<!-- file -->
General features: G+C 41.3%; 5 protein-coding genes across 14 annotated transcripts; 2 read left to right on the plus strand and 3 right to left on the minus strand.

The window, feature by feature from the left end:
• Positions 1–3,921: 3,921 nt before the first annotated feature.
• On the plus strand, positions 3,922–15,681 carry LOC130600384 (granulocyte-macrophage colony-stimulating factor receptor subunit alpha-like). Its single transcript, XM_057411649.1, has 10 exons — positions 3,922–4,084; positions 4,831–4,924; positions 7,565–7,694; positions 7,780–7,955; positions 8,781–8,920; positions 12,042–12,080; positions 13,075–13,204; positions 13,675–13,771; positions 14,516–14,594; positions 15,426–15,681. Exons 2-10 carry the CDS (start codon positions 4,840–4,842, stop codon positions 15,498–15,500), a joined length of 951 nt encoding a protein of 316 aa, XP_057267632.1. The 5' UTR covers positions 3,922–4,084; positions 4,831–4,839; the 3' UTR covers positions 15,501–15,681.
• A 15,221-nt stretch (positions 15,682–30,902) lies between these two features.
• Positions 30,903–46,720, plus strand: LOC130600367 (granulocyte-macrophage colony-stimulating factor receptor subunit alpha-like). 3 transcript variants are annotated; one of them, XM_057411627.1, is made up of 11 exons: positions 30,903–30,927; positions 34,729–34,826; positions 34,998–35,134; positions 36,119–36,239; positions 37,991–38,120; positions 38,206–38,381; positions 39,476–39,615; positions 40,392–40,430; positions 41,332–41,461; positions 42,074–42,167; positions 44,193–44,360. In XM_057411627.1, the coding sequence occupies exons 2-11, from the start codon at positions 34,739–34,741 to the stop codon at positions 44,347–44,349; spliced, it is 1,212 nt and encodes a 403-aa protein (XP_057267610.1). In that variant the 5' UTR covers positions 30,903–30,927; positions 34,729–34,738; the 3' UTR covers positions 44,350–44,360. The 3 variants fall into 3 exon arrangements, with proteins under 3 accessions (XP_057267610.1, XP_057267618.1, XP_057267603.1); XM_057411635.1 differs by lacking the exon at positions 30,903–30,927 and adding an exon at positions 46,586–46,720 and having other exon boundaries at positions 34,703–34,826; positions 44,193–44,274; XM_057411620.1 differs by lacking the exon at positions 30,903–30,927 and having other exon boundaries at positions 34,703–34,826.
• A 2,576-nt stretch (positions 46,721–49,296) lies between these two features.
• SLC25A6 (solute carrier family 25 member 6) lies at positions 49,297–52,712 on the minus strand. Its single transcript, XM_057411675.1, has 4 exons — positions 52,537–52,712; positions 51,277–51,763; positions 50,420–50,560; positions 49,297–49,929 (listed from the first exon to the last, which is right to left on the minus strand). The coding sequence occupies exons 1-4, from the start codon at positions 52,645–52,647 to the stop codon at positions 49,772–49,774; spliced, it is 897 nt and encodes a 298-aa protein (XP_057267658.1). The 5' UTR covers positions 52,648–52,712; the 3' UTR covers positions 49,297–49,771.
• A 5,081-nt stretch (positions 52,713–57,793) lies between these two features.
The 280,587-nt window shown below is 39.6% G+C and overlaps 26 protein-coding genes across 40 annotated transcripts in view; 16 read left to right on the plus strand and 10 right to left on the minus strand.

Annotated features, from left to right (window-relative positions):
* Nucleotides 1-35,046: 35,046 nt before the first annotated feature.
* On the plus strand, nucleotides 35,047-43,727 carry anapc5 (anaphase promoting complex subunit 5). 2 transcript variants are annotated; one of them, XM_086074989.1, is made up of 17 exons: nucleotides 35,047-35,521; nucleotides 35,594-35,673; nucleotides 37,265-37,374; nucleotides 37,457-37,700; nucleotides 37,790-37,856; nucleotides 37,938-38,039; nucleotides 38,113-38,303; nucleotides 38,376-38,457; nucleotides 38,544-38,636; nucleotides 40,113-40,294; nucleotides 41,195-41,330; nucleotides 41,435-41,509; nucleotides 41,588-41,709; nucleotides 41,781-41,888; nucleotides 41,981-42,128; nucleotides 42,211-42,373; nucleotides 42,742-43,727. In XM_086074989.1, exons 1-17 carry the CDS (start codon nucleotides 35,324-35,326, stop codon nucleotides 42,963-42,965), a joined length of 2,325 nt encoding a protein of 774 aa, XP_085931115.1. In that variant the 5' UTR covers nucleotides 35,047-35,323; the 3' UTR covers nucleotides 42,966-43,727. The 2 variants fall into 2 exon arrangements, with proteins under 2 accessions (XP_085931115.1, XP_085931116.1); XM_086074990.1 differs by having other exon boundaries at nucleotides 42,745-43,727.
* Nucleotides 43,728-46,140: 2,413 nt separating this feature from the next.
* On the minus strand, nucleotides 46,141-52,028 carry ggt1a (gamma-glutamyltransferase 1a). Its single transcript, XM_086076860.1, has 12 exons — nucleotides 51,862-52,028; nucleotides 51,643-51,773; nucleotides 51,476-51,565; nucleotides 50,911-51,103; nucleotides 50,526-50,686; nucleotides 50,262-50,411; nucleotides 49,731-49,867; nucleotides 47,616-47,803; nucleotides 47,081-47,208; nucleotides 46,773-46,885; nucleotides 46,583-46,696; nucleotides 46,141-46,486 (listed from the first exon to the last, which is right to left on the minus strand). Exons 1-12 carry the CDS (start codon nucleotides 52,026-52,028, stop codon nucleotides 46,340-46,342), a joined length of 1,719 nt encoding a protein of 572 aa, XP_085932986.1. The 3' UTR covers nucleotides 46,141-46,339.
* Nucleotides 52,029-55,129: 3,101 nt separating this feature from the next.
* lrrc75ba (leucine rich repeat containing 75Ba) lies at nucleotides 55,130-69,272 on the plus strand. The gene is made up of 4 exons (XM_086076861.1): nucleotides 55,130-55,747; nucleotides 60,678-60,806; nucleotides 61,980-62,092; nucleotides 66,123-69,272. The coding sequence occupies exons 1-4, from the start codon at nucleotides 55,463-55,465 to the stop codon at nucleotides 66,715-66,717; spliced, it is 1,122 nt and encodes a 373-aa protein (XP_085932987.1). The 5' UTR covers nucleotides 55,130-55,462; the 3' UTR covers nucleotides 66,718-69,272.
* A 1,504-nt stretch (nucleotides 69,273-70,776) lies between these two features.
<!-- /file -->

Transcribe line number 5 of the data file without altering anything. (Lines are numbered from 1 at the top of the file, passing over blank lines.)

• A 15,221-nt stretch (positions 15,682–30,902) lies between these two features.